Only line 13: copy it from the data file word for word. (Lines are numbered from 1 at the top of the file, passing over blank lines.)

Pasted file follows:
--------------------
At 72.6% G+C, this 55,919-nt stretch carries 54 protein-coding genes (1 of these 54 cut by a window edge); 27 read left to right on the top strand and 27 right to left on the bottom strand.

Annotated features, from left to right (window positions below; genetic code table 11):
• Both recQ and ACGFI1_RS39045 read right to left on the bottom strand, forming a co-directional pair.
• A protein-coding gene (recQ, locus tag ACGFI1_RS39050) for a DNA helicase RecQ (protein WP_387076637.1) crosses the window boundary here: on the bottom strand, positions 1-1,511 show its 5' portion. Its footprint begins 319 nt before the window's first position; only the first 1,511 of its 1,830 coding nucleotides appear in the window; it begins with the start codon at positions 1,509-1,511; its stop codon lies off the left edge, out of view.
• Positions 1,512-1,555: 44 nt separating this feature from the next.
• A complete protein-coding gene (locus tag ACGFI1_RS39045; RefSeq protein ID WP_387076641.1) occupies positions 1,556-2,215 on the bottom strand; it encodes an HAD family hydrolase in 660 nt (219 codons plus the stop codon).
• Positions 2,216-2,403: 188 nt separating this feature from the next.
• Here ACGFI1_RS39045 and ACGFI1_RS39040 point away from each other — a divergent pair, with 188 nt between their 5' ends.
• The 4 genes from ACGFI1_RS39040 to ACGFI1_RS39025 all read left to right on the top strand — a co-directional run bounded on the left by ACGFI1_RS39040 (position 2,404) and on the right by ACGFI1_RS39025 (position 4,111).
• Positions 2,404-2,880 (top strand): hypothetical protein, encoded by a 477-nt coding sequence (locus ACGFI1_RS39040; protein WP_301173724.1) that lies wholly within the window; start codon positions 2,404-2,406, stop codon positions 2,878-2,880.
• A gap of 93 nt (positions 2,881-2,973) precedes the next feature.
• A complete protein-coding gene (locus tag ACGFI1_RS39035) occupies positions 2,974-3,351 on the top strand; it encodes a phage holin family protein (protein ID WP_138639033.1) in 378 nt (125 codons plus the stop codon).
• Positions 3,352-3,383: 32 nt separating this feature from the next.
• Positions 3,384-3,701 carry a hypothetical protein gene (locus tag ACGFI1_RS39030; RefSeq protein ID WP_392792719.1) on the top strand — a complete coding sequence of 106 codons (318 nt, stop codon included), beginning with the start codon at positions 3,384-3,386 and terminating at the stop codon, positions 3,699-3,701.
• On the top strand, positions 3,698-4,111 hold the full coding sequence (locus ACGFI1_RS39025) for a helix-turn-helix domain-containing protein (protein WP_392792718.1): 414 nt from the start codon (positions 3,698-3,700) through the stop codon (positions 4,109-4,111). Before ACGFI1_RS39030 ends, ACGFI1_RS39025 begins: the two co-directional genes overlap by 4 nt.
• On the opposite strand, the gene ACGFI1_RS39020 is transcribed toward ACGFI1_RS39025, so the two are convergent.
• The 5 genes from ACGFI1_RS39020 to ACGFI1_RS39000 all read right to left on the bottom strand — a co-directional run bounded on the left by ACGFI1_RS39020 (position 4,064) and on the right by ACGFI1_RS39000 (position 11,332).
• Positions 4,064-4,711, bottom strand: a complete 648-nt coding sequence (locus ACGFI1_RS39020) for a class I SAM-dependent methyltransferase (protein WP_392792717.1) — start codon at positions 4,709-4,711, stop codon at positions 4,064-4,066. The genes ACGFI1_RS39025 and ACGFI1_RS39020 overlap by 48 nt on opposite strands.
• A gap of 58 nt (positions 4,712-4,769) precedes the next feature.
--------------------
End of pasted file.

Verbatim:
• Positions 3,352-3,383: 32 nt separating this feature from the next.